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Scratching Cat

Scratching is a natural behavior for cats. You can’t train them not to do it, nor would you want to. It helps to shed old nail sheaths and keeps nails healthy. Pheromones are released through the paws and the scratching motion leaves their scent behind for other cats to smell. You’ll see declawed cats do the same motion.

I’ve heard many times that people think having a cat automatically means your furniture will be scratched. This is not true. Cats only scratch furniture if they don’t have something else more preferable to use. Scratching up your furniture, rugs, or other undesired item is a behavior problem that can be retrained. The first step is to figure out what your cat prefers.

Cats tend to be either horizontal or vertical scratchers. Look at what they’re scratching now. Is it the side of your couch? That’s probably a cat with a vertical preference. Is is a rug, or the blanket on your bed? That would probably be a horizontal preference. You’ll want to supply good scratching options to match.

Scratchers don’t have to be expensive. Most will love the cardboard kind that come in both horizontal (CLICK HERE) and vertical options.  (CLICK HERE) They can be a little messy, but they’re reasonable and easily replaceable. Other good options have sisal wrapped around them or carpet. You can even make one yourself wrapping left over carpet pieces around a piece of wood. Here’s a link to a DIY option. CLICK HERE

It’s important to make sure the scratchers are steady and sturdy. Cats may not use them if they fall over, or move along the floor as they scratch. This is a particularly sturdy one I like. CLICK HERE. On wood floors if they slide, trying placing them against walls or something else that will help hold them in place. Your cat may not care either way, but it’s something to be aware of if you notice they’re not being used.

Cat Scratching Steady Post

Place the scratchers near the areas your cat was scratching destructively. If it’s a horizontal surface, put the new scratcher right on top of it. For vertical, place next to it. Add them in high traffic or desirable areas. Master bedrooms are often a trigger area for cat conflicts. Having a scratcher just inside or outside the bedroom door may be another good location. Sprinkle with some catnip. Most scratchers come with some for that purpose. It will attract the cat to it and may stimulate scratching behavior.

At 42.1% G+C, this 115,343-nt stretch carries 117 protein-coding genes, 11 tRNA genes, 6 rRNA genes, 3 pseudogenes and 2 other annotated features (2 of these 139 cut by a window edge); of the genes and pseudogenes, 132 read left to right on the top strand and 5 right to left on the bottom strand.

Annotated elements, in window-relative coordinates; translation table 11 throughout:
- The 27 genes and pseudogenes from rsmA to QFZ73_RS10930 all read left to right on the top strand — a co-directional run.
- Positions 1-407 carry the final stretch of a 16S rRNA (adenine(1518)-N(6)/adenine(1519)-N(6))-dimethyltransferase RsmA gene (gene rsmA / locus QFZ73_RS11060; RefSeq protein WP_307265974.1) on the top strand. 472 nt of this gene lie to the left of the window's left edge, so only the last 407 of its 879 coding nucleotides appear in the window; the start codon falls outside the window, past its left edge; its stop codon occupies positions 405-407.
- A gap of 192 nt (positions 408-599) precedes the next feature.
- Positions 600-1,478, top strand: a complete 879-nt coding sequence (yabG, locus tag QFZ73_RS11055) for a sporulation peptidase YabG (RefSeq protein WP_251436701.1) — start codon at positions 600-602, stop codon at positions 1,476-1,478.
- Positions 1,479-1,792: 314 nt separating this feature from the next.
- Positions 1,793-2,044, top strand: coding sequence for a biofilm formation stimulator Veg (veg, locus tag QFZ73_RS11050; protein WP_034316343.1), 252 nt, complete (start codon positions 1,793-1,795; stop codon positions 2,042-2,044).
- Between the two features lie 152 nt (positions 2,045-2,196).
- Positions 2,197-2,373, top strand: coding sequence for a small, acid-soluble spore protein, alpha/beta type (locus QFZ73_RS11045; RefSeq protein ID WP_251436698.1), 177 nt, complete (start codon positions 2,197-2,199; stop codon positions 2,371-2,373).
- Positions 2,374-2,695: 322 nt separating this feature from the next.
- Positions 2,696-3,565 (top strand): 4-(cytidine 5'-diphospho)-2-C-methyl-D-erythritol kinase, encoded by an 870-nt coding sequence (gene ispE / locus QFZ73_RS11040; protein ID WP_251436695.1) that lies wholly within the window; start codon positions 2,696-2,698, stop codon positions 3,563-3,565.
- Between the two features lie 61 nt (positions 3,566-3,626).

It’s also good to get your cat’s’ scent on it, as they will do from the pheromones in their paws. Do not forcefully rub your cat’s paws on it yourself. Aside from the fact that the cat won’t know what you’re doing, you will associating the new scratcher with fear and something unpleasant. Instead, use a clean washcloth, preferable washed with an unscented detergent, and use that to gently rub around your cat’s front paws. Then, rub the washcloth on the scratcher. That will add the pheromone smell in a much more pleasant manner for everyone.

Now that the appropriate items are in place, it would be wonderful if kitty just started using them and you both live happily ever after. But, that’s probably not what’s going to happen. You now have to cover the inappropriate items previously scratched. The old items need to become unpleasant or unavailable to begin the training process. For couches, double sticky tape is a great option. It won’t damage the fabric, and the cats will not enjoy scratching that at all as their paws will stick.

They sell commercial products for cats like this one – CLICK HERE but any double sided tape you can buy in a hardware store would accomplish the same thing.

.Another option is upside down carpet runner. CLICK HERE. This can be put on a vertical or horizontal surface. You want to place it with nibs up. Cats will not like the feel (helps with some litterbox problems too for the same reason). Anything like this will work. I once found a shower mat in a discount store that had thin bristles on it intended as foot massagers. It did a great job solving a cat behavior problem for all of about $3.

For horizontal areas like rugs or blankets, you can put tin foil over them or stack metal cans that will fall over when the area is approached. For more stubborn problems, you can put up motion sensing items like forced air. It will likely only take one or two tries before your cat never goes near that area again. Here is a cat deterrent for that purpose. CLICK HERE.

I want to stress that in no way should you punish your cat if you catch him scratching the inappropriate locations. Squirting with water, or any kind of physical punishment, aside from being cruel, simply does not work. They will not understand the connection and it will damage the relationship you have with your cat. You want deterrents to be quick in response (less than a second), certainly painless, and seemingly not connected to you in any way.

As you continue to discourage the old scratching locations, and keep the new ones attractive to your cat’s needs, you’ll soon be able to enjoy furniture that is all in one piece again.